BILL KURTIS: From NPR and WBEZ Chicago, this is WAIT WAIT... DON'T TELL ME, the NPR news quiz. I'm Bill Kurtis. We're playing this week with Faith Salie, Peter Grosz and Negin Farsad. And here again is your host at Wolf Trap in Vienna, Va., Peter Sagal.
PETER GROSZ: Thank you, Bill.
PETER SAGAL, HOST:
Thank you so much. Right now, it's time for the WAIT WAIT... DON'T TELL ME Bluff the Listener game. Call 1-888-WAIT-WAIT to play our game on the air.
Hi. You are on WAIT WAIT... DON'T TELL ME.
BILL VILLA: Hi, Peter. Hi. This is Bill Villa, and I'm here from the hamlet of Hoboken, N.J.
SAGAL: What do you do there in Hoboken?
VILLA: I am a long-distance bus driver. I travel all over the country with a bus.
SAGAL: Really? So you drive - like, if somebody's taking a tour to, say, Washington, D.C., or out to some other city, you drive...
VILLA: I've been all over the country. I've been up and down from Maine to Florida, including Canada. I even drove a bus to Chicago once.
SAGAL: Really? Who was chasing you?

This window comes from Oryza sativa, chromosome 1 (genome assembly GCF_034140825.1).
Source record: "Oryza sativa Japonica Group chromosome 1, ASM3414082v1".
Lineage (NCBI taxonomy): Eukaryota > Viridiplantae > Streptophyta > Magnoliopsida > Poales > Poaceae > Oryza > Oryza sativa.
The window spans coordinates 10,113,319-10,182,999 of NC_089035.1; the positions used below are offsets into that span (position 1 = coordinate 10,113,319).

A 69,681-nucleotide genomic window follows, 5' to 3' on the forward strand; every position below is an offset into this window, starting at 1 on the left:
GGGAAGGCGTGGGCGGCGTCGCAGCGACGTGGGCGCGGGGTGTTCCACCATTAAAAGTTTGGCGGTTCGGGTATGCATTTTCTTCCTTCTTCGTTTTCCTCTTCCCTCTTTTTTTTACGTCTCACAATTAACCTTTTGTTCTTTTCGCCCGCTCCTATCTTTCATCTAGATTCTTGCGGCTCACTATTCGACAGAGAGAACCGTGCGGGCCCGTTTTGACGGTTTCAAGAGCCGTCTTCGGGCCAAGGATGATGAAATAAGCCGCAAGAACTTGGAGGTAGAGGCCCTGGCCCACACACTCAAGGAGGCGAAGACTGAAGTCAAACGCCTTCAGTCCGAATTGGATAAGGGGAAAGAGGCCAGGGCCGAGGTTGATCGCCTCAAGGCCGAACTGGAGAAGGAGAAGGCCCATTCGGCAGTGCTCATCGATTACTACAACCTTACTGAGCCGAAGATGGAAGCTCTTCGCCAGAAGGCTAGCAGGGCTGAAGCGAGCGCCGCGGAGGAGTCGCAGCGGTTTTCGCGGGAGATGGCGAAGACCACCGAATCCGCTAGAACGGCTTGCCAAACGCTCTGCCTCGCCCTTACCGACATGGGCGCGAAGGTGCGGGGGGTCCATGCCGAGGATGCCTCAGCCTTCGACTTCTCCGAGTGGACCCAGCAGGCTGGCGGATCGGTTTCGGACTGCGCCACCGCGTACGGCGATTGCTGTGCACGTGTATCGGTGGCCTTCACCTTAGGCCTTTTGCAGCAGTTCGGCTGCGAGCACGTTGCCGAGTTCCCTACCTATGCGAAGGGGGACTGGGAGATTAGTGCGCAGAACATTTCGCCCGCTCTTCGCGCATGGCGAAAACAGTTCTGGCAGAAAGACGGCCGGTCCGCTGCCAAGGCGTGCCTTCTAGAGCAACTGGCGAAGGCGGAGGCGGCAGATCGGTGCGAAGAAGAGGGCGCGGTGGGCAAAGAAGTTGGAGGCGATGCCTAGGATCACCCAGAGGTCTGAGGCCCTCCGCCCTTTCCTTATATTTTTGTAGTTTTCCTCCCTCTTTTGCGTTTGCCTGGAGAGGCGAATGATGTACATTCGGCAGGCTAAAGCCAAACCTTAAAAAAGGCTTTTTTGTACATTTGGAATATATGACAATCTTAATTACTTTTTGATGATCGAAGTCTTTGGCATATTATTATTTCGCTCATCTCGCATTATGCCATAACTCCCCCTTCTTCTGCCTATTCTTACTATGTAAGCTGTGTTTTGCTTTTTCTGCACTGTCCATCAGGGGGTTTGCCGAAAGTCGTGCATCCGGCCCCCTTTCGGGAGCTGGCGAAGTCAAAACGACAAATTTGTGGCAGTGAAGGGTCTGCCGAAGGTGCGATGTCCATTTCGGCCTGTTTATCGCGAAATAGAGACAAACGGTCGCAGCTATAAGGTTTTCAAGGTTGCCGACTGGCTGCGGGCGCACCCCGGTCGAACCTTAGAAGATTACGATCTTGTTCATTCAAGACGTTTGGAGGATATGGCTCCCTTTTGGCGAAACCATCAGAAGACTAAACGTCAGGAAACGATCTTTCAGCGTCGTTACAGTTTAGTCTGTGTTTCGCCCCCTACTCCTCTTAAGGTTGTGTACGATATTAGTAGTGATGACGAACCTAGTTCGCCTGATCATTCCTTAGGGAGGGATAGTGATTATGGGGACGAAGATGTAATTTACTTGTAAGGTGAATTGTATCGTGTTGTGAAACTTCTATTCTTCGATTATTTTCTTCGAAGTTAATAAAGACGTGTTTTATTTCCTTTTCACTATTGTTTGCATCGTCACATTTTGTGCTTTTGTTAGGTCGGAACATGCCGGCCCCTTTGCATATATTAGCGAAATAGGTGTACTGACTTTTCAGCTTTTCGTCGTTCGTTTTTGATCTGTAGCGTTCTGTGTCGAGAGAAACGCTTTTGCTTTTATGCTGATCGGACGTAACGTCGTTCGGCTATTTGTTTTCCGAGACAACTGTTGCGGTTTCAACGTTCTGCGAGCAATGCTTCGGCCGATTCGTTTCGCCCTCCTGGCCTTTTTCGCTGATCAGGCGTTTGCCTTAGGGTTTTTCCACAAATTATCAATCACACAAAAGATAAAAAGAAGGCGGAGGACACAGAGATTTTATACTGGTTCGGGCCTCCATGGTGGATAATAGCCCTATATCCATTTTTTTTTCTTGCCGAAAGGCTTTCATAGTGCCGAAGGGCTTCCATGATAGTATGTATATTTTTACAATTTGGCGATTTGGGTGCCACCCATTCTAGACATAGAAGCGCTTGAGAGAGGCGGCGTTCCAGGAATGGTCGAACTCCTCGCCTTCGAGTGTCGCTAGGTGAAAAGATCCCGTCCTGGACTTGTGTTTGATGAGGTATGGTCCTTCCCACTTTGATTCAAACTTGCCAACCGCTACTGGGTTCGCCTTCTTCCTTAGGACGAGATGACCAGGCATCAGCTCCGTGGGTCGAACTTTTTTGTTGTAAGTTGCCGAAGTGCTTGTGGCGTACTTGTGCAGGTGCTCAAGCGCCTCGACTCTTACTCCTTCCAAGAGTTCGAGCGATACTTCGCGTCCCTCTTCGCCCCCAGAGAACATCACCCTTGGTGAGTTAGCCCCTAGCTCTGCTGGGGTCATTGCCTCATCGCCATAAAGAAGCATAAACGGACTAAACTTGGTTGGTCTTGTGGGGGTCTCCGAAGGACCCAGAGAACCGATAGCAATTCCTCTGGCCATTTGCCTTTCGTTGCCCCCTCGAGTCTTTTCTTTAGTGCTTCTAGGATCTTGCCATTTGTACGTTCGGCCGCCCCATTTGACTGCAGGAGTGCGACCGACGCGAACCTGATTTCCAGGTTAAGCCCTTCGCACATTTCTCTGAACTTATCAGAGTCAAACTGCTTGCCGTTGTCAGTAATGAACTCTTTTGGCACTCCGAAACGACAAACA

SAGAL: Well, welcome to the show, Bill. You are going to play the game in which you must try to tell truth from fiction. Bill, what is Bill's topic?
KURTIS: I'm a ten-dollar Bill.
SAGAL: Ten dollars can still be a lot of money these days. Why, it's the president's net worth, and he's a billionaire.
SAGAL: This week, we heard about somebody getting exactly $10 in an unusual way. Our panelists are going to tell you the story. Pick the one who's telling the truth, and you'll win the WAIT WAIT-er of your choice on your voicemail. You ready to play, Bill?
VILLA: No, but let's do this.
SAGAL: All right.
SAGAL: That's a good attitude. First, let's hear from Negin Farsad.
NEGIN FARSAD: Red Bull - an energy drink known to me as that drink I used to mix with really cheap vodka in college, so I could get drunk but with an aftertaste of cough syrup - is in the news. You know their slogan, Red Bull gives you wings. You also know it doesn't actually give you wings. But a bunch of Canadian people didn't know that. And after waiting and waiting for wings to sprout out of their backs, presumably, well, they ate poutine and watched a curling tournament.
FARSAD: One of them sued and won. Red Bull - or as they call it in Canada, le Red Bull...
FARSAD: ...Agreed to pay 10 Canadian dollars to each person harmed by the wing claim.
FARSAD: But the most Canadian thing about this lawsuit is that it was a virtual copy of an American lawsuit. The only difference in the Canadian lawsuit is the additional gripe that Red Bull didn't provide sufficient information regarding mixing the drink with alcohol - information like, mix this drink with alcohol or...